UK unveils new hurricane support plans for BOTs

| 05/07/2018 | 6 Comments
Cayman News Service

Royal Navy conducts hurricane exercises on Grand Cayman

(CNS): The British government has revealed a range of new measures to make sure its Caribbean territories have the support they need if there is a repeat of the devastating hurricanes that hit the region last year. The additional measures include the full seasonal deployment of the Royal Navy vessel, RFA Mounts Bay, to the region, a military reconnaissance, analysis of critical infrastructure, plans for a multi-national coordination cell in the Caribbean, and emergency humanitarian supplies, including over 1,000 collapsible jerrycans, 1,000 hygiene kits and 1,000 shelter kits.

According to a release from the Foreign and Commonwealth Office, the UK government has also deployed officials to the area to lead negotiations on a number of commercial contracts to deliver essential recovery needs.

The UK said it had helped ensure that all British Overseas Territories affected by the hurricanes last year are now insured under the Caribbean Catastrophe Risk Insurance Fund (CCRIF), which is domiciled in the Cayman Islands and was created after the devastation of Hurricane Ivan in 2004. Cayman has been a member of the fund for many years, and the UK is now helping BVI and Montserrat to join as new members.

The FCO minister with responsibility for the BOTs, Lord Ahmad, who is expected to be in the region again later this month, said the UK had provided critical support and help with recovery efforts, which he said has had a huge impact.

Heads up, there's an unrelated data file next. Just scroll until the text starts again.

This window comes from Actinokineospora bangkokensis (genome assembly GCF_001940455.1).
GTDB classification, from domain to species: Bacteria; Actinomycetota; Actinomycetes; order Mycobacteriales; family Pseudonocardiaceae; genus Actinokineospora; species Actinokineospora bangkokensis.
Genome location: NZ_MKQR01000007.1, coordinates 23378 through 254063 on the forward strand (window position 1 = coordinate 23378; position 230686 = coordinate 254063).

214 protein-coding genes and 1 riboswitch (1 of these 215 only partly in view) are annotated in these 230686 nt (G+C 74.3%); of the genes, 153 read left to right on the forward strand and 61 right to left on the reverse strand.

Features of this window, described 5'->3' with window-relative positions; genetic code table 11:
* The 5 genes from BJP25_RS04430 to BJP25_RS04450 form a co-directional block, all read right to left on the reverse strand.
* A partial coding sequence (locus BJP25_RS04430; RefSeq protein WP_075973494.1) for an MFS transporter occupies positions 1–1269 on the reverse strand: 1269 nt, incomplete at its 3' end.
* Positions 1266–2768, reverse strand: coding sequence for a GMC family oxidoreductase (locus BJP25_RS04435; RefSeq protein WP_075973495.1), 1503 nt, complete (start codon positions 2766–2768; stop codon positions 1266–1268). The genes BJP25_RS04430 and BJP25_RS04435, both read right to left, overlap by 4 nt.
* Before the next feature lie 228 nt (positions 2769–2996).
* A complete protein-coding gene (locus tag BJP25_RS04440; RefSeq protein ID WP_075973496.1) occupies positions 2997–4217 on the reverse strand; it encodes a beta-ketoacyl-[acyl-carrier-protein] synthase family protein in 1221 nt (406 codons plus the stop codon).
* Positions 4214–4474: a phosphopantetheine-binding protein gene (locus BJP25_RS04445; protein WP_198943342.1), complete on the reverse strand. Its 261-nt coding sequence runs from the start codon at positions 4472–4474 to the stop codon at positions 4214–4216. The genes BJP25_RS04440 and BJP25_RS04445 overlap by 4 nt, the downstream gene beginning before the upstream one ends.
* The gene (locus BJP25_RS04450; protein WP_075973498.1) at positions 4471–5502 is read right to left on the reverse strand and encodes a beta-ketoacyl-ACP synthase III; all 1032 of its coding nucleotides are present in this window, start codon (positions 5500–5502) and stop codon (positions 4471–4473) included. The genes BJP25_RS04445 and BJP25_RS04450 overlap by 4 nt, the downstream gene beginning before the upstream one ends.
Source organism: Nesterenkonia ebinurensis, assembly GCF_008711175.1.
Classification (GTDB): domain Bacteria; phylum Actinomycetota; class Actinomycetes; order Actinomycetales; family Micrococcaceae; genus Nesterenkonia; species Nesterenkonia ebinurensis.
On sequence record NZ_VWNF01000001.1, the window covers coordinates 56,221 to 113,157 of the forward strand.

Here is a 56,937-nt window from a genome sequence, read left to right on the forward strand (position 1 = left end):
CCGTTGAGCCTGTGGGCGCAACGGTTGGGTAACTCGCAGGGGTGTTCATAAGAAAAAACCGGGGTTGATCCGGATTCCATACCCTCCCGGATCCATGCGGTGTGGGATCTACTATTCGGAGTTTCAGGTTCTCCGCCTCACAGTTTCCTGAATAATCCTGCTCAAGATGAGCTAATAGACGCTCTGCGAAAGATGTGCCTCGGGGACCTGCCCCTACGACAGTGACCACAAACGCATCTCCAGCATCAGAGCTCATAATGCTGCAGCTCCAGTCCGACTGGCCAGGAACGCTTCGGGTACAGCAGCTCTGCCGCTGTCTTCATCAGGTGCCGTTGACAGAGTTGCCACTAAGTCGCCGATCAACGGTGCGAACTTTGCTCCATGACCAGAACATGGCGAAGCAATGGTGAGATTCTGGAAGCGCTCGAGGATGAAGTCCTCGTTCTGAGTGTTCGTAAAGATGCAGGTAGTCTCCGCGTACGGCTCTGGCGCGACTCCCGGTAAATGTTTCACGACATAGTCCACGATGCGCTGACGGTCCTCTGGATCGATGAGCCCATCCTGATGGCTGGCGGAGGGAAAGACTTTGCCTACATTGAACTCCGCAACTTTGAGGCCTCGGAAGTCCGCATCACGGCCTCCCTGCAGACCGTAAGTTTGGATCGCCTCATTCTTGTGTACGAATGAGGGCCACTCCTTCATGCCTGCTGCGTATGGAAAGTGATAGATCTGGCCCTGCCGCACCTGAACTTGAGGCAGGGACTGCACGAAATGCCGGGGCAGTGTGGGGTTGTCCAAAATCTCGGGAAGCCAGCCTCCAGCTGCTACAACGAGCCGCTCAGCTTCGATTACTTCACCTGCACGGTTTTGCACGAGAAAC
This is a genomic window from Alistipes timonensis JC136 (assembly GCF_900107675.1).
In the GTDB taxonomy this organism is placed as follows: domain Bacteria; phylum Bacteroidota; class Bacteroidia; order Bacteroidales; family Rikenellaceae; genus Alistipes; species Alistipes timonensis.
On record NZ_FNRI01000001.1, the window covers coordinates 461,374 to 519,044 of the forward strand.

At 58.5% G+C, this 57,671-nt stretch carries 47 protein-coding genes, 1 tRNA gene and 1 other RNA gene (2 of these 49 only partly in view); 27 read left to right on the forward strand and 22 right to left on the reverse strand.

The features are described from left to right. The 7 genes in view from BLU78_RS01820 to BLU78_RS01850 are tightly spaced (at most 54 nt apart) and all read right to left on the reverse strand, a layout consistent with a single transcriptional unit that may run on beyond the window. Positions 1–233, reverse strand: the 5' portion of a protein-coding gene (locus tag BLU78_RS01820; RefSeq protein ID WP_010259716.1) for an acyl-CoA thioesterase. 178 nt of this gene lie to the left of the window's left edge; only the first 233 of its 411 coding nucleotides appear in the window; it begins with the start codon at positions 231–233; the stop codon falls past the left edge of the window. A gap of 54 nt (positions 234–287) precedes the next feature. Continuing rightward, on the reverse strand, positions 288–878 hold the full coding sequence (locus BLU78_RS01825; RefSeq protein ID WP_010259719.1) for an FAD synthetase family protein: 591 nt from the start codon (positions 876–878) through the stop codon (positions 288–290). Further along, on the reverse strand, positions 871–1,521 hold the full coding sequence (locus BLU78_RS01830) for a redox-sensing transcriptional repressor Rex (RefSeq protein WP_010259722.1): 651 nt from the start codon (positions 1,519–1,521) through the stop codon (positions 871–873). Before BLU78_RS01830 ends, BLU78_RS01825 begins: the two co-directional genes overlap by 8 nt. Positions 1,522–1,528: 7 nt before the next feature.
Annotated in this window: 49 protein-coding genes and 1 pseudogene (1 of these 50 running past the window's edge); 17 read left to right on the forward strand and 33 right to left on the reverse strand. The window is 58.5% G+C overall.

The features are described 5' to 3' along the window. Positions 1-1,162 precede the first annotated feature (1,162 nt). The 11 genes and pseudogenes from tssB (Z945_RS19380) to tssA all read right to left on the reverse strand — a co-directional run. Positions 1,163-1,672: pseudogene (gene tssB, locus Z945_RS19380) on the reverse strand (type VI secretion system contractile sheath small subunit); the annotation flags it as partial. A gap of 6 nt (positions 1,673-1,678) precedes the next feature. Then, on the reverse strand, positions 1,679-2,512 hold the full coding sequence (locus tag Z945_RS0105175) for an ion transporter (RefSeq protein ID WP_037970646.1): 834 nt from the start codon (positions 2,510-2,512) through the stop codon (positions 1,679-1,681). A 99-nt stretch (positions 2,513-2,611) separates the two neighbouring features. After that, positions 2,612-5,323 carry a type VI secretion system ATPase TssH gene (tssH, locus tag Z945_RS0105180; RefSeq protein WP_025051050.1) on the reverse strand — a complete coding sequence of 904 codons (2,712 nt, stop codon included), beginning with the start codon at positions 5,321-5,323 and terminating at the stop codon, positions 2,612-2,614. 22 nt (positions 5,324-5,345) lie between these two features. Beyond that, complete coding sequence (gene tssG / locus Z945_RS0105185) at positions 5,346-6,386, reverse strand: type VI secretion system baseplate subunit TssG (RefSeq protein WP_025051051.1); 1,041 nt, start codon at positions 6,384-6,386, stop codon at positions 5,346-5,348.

“The UK continues to work closely with the governments of the overseas territories in their recovery efforts and in helping to rebuild their economies,” he said. “We have also been working hard with key partners across the region to ensure an even more effective and strategic response in the event we see a repeat of last year’s hurricane season.”

Last September, after storms hit Anguilla, BVI and the Turks and Caicos Islands, the UK committed an immediate £72 million. Then in November, Prime Minister Theresa May committed a further £70 million for reconstruction efforts and £300 million of UK loan guarantees.

Related article: New forecast calls for quieter storm season

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Category: Local News, Science & Nature, Weather

Comments (6)

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  1. Anonymous says:

    Don’t offer assistance to the ones that are kicking up a fuss about taking proper steps to set up a public register of beneficial ownership.

    • Anonymous says:

      Don’t destroy their economies with public registers of beneficial ownership the Daily Mail can salivate over for months so they need assistance recovering from natural disasters. How about that.

  2. Anonymous says:

    All well and good if we ain’t so stupid as to refuse their offer of assistance last time it was needed.

    • Anonymous says:

      Wasn’t their assistance limited to $3 million in total? i.e. here’s a quarter. Now, get out of my face.

    • Anonymous says:

      Nice attempt to revise history. Must be a royal apologist. They have never given us proper help. Even after Paloma the generators they brought were for UK electrical power and could not be converted.

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